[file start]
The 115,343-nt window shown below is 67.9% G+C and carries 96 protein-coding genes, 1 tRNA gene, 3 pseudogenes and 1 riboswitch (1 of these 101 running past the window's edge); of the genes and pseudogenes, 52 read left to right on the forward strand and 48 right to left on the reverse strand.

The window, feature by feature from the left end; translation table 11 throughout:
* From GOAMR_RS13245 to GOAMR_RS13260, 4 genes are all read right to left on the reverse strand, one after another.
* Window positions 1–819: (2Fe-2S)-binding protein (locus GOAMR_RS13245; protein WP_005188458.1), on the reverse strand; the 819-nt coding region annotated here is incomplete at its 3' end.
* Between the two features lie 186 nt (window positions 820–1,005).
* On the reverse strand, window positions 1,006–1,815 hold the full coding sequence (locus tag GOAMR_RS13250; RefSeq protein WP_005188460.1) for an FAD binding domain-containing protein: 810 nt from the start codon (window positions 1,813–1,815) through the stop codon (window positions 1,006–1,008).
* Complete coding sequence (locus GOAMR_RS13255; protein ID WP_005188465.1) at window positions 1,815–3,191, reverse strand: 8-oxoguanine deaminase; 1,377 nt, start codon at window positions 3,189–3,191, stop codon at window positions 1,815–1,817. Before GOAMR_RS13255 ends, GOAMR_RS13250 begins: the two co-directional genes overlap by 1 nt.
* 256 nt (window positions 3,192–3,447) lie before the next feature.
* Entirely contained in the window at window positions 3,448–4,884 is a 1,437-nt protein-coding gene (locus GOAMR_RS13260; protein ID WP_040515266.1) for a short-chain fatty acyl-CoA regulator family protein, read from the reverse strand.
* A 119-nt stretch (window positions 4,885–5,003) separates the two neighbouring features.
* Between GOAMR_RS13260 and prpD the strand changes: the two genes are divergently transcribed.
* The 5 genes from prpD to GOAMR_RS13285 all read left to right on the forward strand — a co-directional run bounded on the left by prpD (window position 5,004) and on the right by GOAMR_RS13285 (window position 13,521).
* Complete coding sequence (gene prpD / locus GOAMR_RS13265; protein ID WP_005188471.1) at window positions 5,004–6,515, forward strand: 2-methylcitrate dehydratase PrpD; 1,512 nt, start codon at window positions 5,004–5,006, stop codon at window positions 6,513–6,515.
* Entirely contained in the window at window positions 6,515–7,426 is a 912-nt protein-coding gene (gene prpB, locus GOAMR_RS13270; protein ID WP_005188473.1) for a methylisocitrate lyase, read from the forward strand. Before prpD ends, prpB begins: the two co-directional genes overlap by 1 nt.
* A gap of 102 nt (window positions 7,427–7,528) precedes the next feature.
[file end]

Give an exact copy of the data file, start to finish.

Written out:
The 115,343-nt window shown below is 67.9% G+C and carries 96 protein-coding genes, 1 tRNA gene, 3 pseudogenes and 1 riboswitch (1 of these 101 running past the window's edge); of the genes and pseudogenes, 52 read left to right on the forward strand and 48 right to left on the reverse strand.

The window, feature by feature from the left end; translation table 11 throughout:
* From GOAMR_RS13245 to GOAMR_RS13260, 4 genes are all read right to left on the reverse strand, one after another.
* Window positions 1–819: (2Fe-2S)-binding protein (locus GOAMR_RS13245; protein WP_005188458.1), on the reverse strand; the 819-nt coding region annotated here is incomplete at its 3' end.
* Between the two features lie 186 nt (window positions 820–1,005).
* On the reverse strand, window positions 1,006–1,815 hold the full coding sequence (locus tag GOAMR_RS13250; RefSeq protein WP_005188460.1) for an FAD binding domain-containing protein: 810 nt from the start codon (window positions 1,813–1,815) through the stop codon (window positions 1,006–1,008).
* Complete coding sequence (locus GOAMR_RS13255; protein ID WP_005188465.1) at window positions 1,815–3,191, reverse strand: 8-oxoguanine deaminase; 1,377 nt, start codon at window positions 3,189–3,191, stop codon at window positions 1,815–1,817. Before GOAMR_RS13255 ends, GOAMR_RS13250 begins: the two co-directional genes overlap by 1 nt.
* 256 nt (window positions 3,192–3,447) lie before the next feature.
* Entirely contained in the window at window positions 3,448–4,884 is a 1,437-nt protein-coding gene (locus GOAMR_RS13260; protein ID WP_040515266.1) for a short-chain fatty acyl-CoA regulator family protein, read from the reverse strand.
* A 119-nt stretch (window positions 4,885–5,003) separates the two neighbouring features.
* Between GOAMR_RS13260 and prpD the strand changes: the two genes are divergently transcribed.
* The 5 genes from prpD to GOAMR_RS13285 all read left to right on the forward strand — a co-directional run bounded on the left by prpD (window position 5,004) and on the right by GOAMR_RS13285 (window position 13,521).
* Complete coding sequence (gene prpD / locus GOAMR_RS13265; protein ID WP_005188471.1) at window positions 5,004–6,515, forward strand: 2-methylcitrate dehydratase PrpD; 1,512 nt, start codon at window positions 5,004–5,006, stop codon at window positions 6,513–6,515.
* Entirely contained in the window at window positions 6,515–7,426 is a 912-nt protein-coding gene (gene prpB, locus GOAMR_RS13270; protein ID WP_005188473.1) for a methylisocitrate lyase, read from the forward strand. Before prpD ends, prpB begins: the two co-directional genes overlap by 1 nt.
* A gap of 102 nt (window positions 7,427–7,528) precedes the next feature.